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“DIA-LOGOS”, advanced technologies and media archaeology at the ZKM in Karlsruhe

Until 05.08.2018, the ZKM in Karlsruhe presents “DIA-LOGOS. Ramon Llull and the ars combinatoria”, an exhibition dedicated to the outstanding Catalan-Majorcan philosopher, logician, and mystic Ramon Llull (c. 1232–c. 1316), whose life and work continue to fascinate a host of thinkers, artists, and scholars today.

The influence of his universal concepts and ideas can be found in many fields — literature, visual arts, music, philosophy, religion, and politics — and their effects are felt in contemporary disciplines such as information theory, informatics, and media technology.

The exhibition presents surprising and unknown aspects of Llull’s thinking, in that historical documents enter into a broad and multi-layered dialog with artistic items from the 20th and 21st centuries, which are inspired by Llull’s ars combinatoria.

The exhibition is developed around two key areas, which are closely interwoven in a unique way: for one thing, Llull’s ideas exhibit elementary aspects of media archaeology and media philosophy, which render his work indispensable for contemporary discourses on media ecology and machine learning algorithms; for another, his universal, rational system of knowledge gives rise to an approach that is highly relevant today, which is implemented as a dialogue by productively engaging with the Other beyond the cultures and constraints of the three major monotheistic religions.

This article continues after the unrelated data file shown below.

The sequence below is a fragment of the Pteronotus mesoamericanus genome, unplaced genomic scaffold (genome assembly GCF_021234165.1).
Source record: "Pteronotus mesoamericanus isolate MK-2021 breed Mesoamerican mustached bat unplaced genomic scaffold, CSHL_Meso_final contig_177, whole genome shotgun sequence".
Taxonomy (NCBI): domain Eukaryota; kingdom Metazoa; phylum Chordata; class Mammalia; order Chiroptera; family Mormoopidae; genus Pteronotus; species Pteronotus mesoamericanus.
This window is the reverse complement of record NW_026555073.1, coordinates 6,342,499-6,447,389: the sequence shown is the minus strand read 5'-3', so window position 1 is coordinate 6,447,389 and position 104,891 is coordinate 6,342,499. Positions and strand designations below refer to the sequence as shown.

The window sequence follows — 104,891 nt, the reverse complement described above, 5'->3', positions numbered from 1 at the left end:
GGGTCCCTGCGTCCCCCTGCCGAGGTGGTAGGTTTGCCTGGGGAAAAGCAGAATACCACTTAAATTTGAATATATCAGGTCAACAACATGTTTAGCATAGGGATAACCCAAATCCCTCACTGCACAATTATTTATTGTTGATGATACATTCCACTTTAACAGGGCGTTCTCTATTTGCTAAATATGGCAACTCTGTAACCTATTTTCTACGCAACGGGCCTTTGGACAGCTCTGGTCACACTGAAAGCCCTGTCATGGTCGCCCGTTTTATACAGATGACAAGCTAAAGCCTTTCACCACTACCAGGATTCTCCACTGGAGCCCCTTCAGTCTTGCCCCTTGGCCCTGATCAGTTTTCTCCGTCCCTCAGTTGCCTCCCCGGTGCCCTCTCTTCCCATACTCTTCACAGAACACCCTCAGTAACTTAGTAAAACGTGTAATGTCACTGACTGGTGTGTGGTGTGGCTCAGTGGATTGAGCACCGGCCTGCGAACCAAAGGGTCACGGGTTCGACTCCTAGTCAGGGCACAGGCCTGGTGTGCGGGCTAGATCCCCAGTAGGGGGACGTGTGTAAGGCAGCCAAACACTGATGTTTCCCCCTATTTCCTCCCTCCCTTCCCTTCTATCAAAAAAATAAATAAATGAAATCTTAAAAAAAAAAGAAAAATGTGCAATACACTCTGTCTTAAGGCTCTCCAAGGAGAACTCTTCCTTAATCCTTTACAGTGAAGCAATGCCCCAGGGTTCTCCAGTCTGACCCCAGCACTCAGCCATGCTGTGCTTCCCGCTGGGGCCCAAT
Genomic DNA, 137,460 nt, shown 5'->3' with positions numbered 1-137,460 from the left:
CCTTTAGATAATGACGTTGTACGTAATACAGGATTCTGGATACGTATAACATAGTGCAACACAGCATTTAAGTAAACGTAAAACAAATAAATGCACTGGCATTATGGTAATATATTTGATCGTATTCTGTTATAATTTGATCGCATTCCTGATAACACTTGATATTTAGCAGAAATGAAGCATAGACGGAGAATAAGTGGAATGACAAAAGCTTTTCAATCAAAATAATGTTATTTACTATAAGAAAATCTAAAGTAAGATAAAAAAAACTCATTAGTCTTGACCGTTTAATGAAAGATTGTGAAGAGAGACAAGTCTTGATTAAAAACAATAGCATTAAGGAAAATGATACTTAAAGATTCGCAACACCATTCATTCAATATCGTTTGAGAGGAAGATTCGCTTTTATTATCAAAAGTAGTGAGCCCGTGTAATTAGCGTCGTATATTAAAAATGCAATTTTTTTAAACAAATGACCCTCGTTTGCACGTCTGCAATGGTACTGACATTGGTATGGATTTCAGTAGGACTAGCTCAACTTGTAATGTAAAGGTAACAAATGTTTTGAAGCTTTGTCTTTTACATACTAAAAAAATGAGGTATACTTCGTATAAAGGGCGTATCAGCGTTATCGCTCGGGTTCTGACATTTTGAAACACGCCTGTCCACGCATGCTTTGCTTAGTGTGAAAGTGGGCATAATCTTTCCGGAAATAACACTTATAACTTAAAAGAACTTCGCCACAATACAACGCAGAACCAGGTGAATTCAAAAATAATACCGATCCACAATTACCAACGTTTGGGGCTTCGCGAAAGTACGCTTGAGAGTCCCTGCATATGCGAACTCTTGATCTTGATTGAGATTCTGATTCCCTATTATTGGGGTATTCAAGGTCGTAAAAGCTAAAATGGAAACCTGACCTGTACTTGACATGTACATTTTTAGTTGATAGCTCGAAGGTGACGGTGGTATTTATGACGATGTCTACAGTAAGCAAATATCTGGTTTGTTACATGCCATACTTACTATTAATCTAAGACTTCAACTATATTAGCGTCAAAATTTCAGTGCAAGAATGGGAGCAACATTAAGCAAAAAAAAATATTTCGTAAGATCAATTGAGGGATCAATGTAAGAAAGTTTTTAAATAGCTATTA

In the exhibition this broad scope of Llull’s impact is reflected in a many-layered network of references stretching from the thirteenth century into the present day. Besides the significance of Llullian combinatorics for generative and algorithmic principles to develop advanced media technologies, it is particularly highly topical questions concerning the transfer of knowledge and values that can be dealt with through unconditional readiness to enter into dialogue.

More information here

1/ Ralf Baecker, “Random Access Memory”, 2016

2/ Otto Piene, “Light Ballet”, Installation view, Sprüth Magers, Berlin, April 29 – June 17, 2017. Photography by Timo Ohler.